The old arched building with the glass sides is where my grandad was always tinkering with his old Morris 1000 vans, It was a real aladdins cave of old machinery & estate tools, from what I can remember this building during it's estate heyday was a peach/apricot house & would of been glass roofed aswell, it is south facing so would of caught maximum sunlight.
The row of buildings have all been done up, I remember them with rickety old pan tiled roofs, dirty spider web covered windows with old & past their best doors & old broken cast iron rain gutters. These were the potting sheds from the old estate days but I remember them as my grandads old workshops with again old fashioned tools & it was also the estate workers bothy where they had their breakfast & dinner breaks.
The walled garden with nothing in it apart from weeds ! In it's day this would of been crammed full of produce.
The top picture is the adjoining wall to the potting sheds & when I was a kid there were greenhouses from end to end & it was in these greenhouses I remember where my grandad used to cut his logs with an old diesel powered saw, there greenhouses were all run down with nothing but stinging nettles growing in them, broken window panes & there were chickens running about ! But most of all it's the smell I remember of the freshly cut wood that I remember & my grandad miming at me as it was so noisy to get away from the saw as I must of been getting too close.
At the east end of the walled garden is this building with an avenue of lime trees leading to it. I have no idea the significance of this structure but it must of had some sort of importance to it.
An old lodge house & entrance to the Whittingehame Tower, now used as a holiday home but as you can see by the photos it was a grand entrance & would of had wrought iron gates & railings, again an avenue of trees leading up to the Tower.
Reaching the top of the drive rounding the corner to see the Whittingehame Tower which was built on the lands belonging to the Cospatrick Earls of March. In the 14th century the lands were aquired by the Douglases. During the reign of Mary Queen of Scots, they were held by James Douglas 4th Earl of Morton. The property passed through the hands of the Setons, Hays, & Balfours of Balbirnie who still occupy the castle.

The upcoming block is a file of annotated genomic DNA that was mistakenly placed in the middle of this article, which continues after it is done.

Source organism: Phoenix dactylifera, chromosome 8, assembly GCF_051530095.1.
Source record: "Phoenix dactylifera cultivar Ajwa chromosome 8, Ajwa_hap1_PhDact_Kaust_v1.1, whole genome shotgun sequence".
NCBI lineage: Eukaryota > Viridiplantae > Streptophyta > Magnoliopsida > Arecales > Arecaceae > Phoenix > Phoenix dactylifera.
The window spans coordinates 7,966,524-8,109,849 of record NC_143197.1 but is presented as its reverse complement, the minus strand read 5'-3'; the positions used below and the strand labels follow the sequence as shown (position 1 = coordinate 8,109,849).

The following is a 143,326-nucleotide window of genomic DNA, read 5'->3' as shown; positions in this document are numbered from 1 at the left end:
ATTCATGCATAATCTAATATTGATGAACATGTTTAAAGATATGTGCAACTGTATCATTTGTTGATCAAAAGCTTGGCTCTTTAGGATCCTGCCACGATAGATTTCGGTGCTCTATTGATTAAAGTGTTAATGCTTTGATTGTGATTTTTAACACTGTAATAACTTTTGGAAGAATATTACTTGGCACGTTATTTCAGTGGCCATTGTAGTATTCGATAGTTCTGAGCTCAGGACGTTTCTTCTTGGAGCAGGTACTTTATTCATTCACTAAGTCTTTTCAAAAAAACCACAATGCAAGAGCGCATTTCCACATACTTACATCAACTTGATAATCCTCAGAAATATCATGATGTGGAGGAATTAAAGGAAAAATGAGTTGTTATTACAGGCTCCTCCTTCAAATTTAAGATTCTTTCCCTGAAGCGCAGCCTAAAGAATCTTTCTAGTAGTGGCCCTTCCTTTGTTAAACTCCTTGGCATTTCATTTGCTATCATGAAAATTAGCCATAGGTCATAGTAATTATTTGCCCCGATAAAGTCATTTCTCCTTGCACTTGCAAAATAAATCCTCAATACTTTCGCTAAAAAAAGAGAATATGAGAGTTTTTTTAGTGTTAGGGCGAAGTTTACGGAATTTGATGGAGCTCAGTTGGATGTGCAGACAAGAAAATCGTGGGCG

A lot of history behind this yew tree, in 1567 the Earl of Morton the Earl of Bothwell the future husband of Mary Queen of Scots plotted murder under these branches.
Like all old estate grounds there is an abundance of exotic trees from Acer's, Eucalyptus, Monkey puzzles & of coarse all the usual traditional species like Lime, Oak, Beech, Yew & Sycamore.
On the way home I thought I would pop in & see my friend Davie a mechanical wizard & starting to look like one too for a mug of tea, this time he was at home & he came up trumps no choccy biscuit today but a Christmas mince pie my first of the year.
Fed & watered now & heading through the Biel estate with these Roe deer posing for a photo.
It's amazing the things that you come across when out on the bike, an iron bench seemingly in the middle of nowhere in a wood & a piece of old plough metal built into a wall !
The Biel burn one of my childhood fishing haunts.
The old Belton estate pigeon doocot, sad to see that this one is so run down these old doocots are a work of art, but with this one mother nature has got her claws in & is destroying it with ivy bursting through the walls & breaking the walls apart, a real shame I love old doocots.
No clay pigeon shooting happening when I cycled through luckily, I would of made a good moving target !
Nearly home & the last finger post of today's travels.
Another great wee find for my cider making project next year a quince tree, I had to taste one & it was delicious.
Last wee trail of the day through Thurston caravan park & that's that !
Today was quite a nostalgic day seeing all the sights & memories from my childhood but at the same time quite disappointed at how much things have changed as everything does through time us included & thinking to myself if only someone could invent something that taps into the human brain & records everything that your eyes have taken in throughout your life onto a memory stick or something ??
Anyway I hope you enjoyed
'Going Back In Time'
Thanks again & cheers for now.